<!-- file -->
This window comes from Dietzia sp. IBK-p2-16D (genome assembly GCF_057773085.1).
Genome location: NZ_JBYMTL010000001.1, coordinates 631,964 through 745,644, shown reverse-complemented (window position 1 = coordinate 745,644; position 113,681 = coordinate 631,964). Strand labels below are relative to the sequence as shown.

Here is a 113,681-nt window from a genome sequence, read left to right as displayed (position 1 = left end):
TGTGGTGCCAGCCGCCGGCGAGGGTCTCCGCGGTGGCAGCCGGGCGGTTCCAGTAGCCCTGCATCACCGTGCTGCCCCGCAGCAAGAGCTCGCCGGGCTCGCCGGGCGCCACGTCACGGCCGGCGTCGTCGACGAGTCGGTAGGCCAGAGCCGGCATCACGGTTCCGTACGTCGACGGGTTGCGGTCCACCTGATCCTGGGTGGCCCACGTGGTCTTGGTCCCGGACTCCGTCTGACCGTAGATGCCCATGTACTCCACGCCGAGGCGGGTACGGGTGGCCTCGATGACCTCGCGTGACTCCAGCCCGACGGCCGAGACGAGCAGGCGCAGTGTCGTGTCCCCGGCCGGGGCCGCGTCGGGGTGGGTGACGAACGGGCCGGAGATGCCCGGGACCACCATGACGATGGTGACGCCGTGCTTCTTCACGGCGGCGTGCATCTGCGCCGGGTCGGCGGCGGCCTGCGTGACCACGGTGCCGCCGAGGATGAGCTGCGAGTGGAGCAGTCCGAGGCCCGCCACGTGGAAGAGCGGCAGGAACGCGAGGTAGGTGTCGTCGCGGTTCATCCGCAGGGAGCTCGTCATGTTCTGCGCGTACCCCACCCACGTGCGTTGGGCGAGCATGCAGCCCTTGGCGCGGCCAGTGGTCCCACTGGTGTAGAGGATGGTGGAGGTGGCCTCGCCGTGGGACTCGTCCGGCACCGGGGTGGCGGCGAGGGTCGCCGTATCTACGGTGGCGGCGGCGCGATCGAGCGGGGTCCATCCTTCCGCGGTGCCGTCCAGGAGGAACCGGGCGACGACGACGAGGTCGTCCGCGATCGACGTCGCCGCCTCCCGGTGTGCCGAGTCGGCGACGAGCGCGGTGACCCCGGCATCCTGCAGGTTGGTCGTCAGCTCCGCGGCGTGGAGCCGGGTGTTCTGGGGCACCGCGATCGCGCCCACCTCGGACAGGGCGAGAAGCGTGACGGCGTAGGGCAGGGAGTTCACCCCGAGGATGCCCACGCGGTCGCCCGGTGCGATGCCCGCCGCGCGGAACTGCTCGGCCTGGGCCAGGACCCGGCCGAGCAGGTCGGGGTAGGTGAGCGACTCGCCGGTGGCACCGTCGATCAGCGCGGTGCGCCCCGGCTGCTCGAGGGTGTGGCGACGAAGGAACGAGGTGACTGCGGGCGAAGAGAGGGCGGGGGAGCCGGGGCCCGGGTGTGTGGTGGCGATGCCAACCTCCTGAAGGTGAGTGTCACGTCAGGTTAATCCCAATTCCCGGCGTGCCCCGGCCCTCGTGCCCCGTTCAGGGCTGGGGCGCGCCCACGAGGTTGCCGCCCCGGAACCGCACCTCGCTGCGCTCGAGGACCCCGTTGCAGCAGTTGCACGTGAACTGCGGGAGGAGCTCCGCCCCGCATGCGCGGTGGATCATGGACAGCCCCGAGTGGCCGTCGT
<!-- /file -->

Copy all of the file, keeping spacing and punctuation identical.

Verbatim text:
This window comes from Dietzia sp. IBK-p2-16D (genome assembly GCF_057773085.1).
Genome location: NZ_JBYMTL010000001.1, coordinates 631,964 through 745,644, shown reverse-complemented (window position 1 = coordinate 745,644; position 113,681 = coordinate 631,964). Strand labels below are relative to the sequence as shown.

Here is a 113,681-nt window from a genome sequence, read left to right as displayed (position 1 = left end):
TGTGGTGCCAGCCGCCGGCGAGGGTCTCCGCGGTGGCAGCCGGGCGGTTCCAGTAGCCCTGCATCACCGTGCTGCCCCGCAGCAAGAGCTCGCCGGGCTCGCCGGGCGCCACGTCACGGCCGGCGTCGTCGACGAGTCGGTAGGCCAGAGCCGGCATCACGGTTCCGTACGTCGACGGGTTGCGGTCCACCTGATCCTGGGTGGCCCACGTGGTCTTGGTCCCGGACTCCGTCTGACCGTAGATGCCCATGTACTCCACGCCGAGGCGGGTACGGGTGGCCTCGATGACCTCGCGTGACTCCAGCCCGACGGCCGAGACGAGCAGGCGCAGTGTCGTGTCCCCGGCCGGGGCCGCGTCGGGGTGGGTGACGAACGGGCCGGAGATGCCCGGGACCACCATGACGATGGTGACGCCGTGCTTCTTCACGGCGGCGTGCATCTGCGCCGGGTCGGCGGCGGCCTGCGTGACCACGGTGCCGCCGAGGATGAGCTGCGAGTGGAGCAGTCCGAGGCCCGCCACGTGGAAGAGCGGCAGGAACGCGAGGTAGGTGTCGTCGCGGTTCATCCGCAGGGAGCTCGTCATGTTCTGCGCGTACCCCACCCACGTGCGTTGGGCGAGCATGCAGCCCTTGGCGCGGCCAGTGGTCCCACTGGTGTAGAGGATGGTGGAGGTGGCCTCGCCGTGGGACTCGTCCGGCACCGGGGTGGCGGCGAGGGTCGCCGTATCTACGGTGGCGGCGGCGCGATCGAGCGGGGTCCATCCTTCCGCGGTGCCGTCCAGGAGGAACCGGGCGACGACGACGAGGTCGTCCGCGATCGACGTCGCCGCCTCCCGGTGTGCCGAGTCGGCGACGAGCGCGGTGACCCCGGCATCCTGCAGGTTGGTCGTCAGCTCCGCGGCGTGGAGCCGGGTGTTCTGGGGCACCGCGATCGCGCCCACCTCGGACAGGGCGAGAAGCGTGACGGCGTAGGGCAGGGAGTTCACCCCGAGGATGCCCACGCGGTCGCCCGGTGCGATGCCCGCCGCGCGGAACTGCTCGGCCTGGGCCAGGACCCGGCCGAGCAGGTCGGGGTAGGTGAGCGACTCGCCGGTGGCACCGTCGATCAGCGCGGTGCGCCCCGGCTGCTCGAGGGTGTGGCGACGAAGGAACGAGGTGACTGCGGGCGAAGAGAGGGCGGGGGAGCCGGGGCCCGGGTGTGTGGTGGCGATGCCAACCTCCTGAAGGTGAGTGTCACGTCAGGTTAATCCCAATTCCCGGCGTGCCCCGGCCCTCGTGCCCCGTTCAGGGCTGGGGCGCGCCCACGAGGTTGCCGCCCCGGAACCGCACCTCGCTGCGCTCGAGGACCCCGTTGCAGCAGTTGCACGTGAACTGCGGGAGGAGCTCCGCCCCGCATGCGCGGTGGATCATGGACAGCCCCGAGTGGCCGTCGT